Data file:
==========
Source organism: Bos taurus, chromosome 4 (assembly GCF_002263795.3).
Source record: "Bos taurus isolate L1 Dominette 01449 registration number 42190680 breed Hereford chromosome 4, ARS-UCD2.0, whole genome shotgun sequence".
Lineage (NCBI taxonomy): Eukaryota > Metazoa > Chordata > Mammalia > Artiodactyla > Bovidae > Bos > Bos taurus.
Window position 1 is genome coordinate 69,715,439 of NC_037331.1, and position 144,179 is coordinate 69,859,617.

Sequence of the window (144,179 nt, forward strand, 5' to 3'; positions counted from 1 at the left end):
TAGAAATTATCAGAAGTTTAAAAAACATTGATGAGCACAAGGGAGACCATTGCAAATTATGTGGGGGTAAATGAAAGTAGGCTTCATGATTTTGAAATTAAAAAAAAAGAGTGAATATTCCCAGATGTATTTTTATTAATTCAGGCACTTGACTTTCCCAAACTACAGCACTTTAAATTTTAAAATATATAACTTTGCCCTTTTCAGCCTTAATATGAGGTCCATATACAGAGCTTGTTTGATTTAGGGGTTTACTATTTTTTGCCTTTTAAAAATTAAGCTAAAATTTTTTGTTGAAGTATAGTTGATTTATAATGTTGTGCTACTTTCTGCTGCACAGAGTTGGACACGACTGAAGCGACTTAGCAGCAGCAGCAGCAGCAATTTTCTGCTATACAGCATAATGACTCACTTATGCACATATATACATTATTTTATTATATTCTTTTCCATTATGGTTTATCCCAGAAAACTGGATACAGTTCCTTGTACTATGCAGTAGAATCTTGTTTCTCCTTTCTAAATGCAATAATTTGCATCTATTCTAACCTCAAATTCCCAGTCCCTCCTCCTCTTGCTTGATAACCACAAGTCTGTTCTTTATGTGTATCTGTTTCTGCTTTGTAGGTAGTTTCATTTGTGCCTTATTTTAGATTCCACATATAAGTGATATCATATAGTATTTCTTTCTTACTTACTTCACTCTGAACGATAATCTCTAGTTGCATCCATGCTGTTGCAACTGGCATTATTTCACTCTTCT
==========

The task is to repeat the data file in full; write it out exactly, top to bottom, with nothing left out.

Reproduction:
Source organism: Bos taurus, chromosome 4 (assembly GCF_002263795.3).
Source record: "Bos taurus isolate L1 Dominette 01449 registration number 42190680 breed Hereford chromosome 4, ARS-UCD2.0, whole genome shotgun sequence".
Lineage (NCBI taxonomy): Eukaryota > Metazoa > Chordata > Mammalia > Artiodactyla > Bovidae > Bos > Bos taurus.
Window position 1 is genome coordinate 69,715,439 of NC_037331.1, and position 144,179 is coordinate 69,859,617.

Sequence of the window (144,179 nt, forward strand, 5' to 3'; positions counted from 1 at the left end):
TAGAAATTATCAGAAGTTTAAAAAACATTGATGAGCACAAGGGAGACCATTGCAAATTATGTGGGGGTAAATGAAAGTAGGCTTCATGATTTTGAAATTAAAAAAAAAGAGTGAATATTCCCAGATGTATTTTTATTAATTCAGGCACTTGACTTTCCCAAACTACAGCACTTTAAATTTTAAAATATATAACTTTGCCCTTTTCAGCCTTAATATGAGGTCCATATACAGAGCTTGTTTGATTTAGGGGTTTACTATTTTTTGCCTTTTAAAAATTAAGCTAAAATTTTTTGTTGAAGTATAGTTGATTTATAATGTTGTGCTACTTTCTGCTGCACAGAGTTGGACACGACTGAAGCGACTTAGCAGCAGCAGCAGCAGCAATTTTCTGCTATACAGCATAATGACTCACTTATGCACATATATACATTATTTTATTATATTCTTTTCCATTATGGTTTATCCCAGAAAACTGGATACAGTTCCTTGTACTATGCAGTAGAATCTTGTTTCTCCTTTCTAAATGCAATAATTTGCATCTATTCTAACCTCAAATTCCCAGTCCCTCCTCCTCTTGCTTGATAACCACAAGTCTGTTCTTTATGTGTATCTGTTTCTGCTTTGTAGGTAGTTTCATTTGTGCCTTATTTTAGATTCCACATATAAGTGATATCATATAGTATTTCTTTCTTACTTACTTCACTCTGAACGATAATCTCTAGTTGCATCCATGCTGTTGCAACTGGCATTATTTCACTCTTCT